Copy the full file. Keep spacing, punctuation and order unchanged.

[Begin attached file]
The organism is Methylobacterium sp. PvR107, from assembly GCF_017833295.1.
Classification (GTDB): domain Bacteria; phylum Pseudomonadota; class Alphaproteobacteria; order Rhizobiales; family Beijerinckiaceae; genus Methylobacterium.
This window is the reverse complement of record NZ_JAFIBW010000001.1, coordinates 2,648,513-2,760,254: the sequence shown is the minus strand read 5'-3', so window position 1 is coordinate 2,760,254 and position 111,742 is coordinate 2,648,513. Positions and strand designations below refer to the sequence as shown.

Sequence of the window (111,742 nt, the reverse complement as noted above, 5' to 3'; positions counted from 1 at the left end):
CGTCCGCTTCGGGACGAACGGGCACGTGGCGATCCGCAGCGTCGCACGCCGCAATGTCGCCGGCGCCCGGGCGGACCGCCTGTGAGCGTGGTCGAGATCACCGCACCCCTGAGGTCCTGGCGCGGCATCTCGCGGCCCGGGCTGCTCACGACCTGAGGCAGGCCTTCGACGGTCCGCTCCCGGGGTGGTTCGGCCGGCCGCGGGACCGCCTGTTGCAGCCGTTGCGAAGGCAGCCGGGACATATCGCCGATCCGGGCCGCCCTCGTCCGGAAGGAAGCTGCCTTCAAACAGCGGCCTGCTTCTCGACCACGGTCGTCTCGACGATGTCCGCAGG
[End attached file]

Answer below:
The organism is Methylobacterium sp. PvR107, from assembly GCF_017833295.1.
Classification (GTDB): domain Bacteria; phylum Pseudomonadota; class Alphaproteobacteria; order Rhizobiales; family Beijerinckiaceae; genus Methylobacterium.
This window is the reverse complement of record NZ_JAFIBW010000001.1, coordinates 2,648,513-2,760,254: the sequence shown is the minus strand read 5'-3', so window position 1 is coordinate 2,760,254 and position 111,742 is coordinate 2,648,513. Positions and strand designations below refer to the sequence as shown.

Sequence of the window (111,742 nt, the reverse complement as noted above, 5' to 3'; positions counted from 1 at the left end):
CGTCCGCTTCGGGACGAACGGGCACGTGGCGATCCGCAGCGTCGCACGCCGCAATGTCGCCGGCGCCCGGGCGGACCGCCTGTGAGCGTGGTCGAGATCACCGCACCCCTGAGGTCCTGGCGCGGCATCTCGCGGCCCGGGCTGCTCACGACCTGAGGCAGGCCTTCGACGGTCCGCTCCCGGGGTGGTTCGGCCGGCCGCGGGACCGCCTGTTGCAGCCGTTGCGAAGGCAGCCGGGACATATCGCCGATCCGGGCCGCCCTCGTCCGGAAGGAAGCTGCCTTCAAACAGCGGCCTGCTTCTCGACCACGGTCGTCTCGACGATGTCCGCAGG